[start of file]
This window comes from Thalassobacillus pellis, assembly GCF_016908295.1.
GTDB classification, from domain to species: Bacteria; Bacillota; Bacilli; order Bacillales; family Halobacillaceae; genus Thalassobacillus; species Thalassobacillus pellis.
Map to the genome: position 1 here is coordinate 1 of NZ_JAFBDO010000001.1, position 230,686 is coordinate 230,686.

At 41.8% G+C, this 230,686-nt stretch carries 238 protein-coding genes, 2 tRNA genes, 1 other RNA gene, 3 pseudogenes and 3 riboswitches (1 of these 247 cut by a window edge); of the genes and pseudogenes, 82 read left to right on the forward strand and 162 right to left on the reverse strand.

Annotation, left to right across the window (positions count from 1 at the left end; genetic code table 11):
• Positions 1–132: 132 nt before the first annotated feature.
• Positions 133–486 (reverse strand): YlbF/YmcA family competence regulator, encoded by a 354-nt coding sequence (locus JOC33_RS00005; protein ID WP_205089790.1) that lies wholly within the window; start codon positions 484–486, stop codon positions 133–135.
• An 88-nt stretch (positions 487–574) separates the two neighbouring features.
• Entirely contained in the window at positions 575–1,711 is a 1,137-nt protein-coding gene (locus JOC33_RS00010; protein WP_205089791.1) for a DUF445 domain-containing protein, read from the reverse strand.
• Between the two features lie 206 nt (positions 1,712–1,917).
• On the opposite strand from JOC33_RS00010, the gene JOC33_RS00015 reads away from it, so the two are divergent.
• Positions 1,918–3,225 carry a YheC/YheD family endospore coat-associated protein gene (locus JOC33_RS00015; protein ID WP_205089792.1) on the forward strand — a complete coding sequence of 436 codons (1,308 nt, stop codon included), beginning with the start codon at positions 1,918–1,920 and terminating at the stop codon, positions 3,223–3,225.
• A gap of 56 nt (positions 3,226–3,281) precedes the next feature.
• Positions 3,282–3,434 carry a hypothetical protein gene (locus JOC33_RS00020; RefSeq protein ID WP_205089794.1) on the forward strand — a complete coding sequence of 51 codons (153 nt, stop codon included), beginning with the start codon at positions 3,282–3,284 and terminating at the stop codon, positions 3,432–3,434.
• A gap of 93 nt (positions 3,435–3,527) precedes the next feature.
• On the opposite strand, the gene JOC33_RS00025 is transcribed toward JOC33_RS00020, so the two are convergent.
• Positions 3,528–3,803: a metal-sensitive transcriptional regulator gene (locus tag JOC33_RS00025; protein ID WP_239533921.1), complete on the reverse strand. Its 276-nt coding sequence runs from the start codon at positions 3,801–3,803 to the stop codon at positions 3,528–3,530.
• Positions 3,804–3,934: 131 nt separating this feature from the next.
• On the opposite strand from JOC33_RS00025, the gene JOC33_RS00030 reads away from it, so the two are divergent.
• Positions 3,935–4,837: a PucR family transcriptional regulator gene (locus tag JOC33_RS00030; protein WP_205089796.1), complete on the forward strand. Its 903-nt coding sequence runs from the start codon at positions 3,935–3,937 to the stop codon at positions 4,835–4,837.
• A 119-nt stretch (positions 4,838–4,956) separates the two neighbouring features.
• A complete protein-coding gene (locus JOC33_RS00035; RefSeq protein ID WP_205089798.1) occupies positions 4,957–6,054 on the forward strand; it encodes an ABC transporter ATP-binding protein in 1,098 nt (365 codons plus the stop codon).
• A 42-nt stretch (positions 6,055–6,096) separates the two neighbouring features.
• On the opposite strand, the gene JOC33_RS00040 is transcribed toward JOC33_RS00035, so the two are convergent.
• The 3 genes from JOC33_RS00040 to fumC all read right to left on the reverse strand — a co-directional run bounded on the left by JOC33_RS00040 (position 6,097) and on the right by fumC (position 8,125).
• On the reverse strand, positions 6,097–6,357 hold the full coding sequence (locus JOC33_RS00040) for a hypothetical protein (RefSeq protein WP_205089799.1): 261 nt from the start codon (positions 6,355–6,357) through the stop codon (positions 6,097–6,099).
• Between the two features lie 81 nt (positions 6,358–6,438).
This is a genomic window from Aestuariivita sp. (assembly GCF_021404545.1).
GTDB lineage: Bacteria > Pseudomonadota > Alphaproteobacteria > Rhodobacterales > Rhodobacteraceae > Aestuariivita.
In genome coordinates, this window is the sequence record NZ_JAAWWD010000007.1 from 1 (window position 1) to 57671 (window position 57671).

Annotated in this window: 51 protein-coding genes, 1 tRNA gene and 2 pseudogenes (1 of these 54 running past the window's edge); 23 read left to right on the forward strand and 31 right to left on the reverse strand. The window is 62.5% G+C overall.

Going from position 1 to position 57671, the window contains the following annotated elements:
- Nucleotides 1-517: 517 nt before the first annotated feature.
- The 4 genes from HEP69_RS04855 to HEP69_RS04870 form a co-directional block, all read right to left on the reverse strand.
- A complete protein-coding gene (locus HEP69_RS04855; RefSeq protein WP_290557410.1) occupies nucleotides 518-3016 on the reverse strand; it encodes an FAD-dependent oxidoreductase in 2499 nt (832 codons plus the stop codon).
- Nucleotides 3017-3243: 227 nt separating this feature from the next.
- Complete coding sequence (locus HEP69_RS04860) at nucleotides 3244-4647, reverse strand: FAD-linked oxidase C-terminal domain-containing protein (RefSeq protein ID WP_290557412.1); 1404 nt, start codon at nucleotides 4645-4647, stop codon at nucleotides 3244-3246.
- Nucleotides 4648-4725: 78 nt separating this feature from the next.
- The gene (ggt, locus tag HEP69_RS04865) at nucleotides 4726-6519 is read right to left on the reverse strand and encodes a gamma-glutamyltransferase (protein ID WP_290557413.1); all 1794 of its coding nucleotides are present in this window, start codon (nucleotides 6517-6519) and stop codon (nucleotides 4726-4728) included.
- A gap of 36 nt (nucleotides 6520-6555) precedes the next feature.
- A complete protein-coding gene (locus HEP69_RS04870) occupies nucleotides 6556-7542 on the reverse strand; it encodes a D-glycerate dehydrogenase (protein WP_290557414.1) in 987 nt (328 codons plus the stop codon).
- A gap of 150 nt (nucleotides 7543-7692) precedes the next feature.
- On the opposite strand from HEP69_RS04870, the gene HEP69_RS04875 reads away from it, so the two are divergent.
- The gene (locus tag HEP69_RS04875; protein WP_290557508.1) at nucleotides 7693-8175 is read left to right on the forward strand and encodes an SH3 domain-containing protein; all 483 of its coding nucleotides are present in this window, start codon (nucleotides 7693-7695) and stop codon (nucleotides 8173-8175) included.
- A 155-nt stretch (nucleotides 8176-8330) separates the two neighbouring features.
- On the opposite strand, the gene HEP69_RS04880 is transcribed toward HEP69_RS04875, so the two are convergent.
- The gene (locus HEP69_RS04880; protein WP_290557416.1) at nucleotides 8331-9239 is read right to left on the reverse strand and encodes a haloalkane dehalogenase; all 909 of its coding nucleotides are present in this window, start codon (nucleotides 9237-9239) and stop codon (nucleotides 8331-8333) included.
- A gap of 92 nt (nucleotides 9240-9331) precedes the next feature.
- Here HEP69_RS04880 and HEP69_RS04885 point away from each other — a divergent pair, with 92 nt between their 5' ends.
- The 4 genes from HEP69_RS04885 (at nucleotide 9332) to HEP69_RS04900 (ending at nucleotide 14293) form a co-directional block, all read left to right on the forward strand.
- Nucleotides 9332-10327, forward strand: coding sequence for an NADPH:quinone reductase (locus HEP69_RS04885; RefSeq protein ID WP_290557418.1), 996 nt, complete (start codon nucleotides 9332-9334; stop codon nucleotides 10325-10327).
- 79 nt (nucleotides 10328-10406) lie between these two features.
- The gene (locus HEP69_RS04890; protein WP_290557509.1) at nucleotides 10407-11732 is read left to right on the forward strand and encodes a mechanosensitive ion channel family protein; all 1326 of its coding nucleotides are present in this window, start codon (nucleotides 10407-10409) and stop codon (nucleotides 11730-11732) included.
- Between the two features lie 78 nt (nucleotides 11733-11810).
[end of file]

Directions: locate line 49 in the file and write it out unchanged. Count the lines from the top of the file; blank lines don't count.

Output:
- Here HEP69_RS04880 and HEP69_RS04885 point away from each other — a divergent pair, with 92 nt between their 5' ends.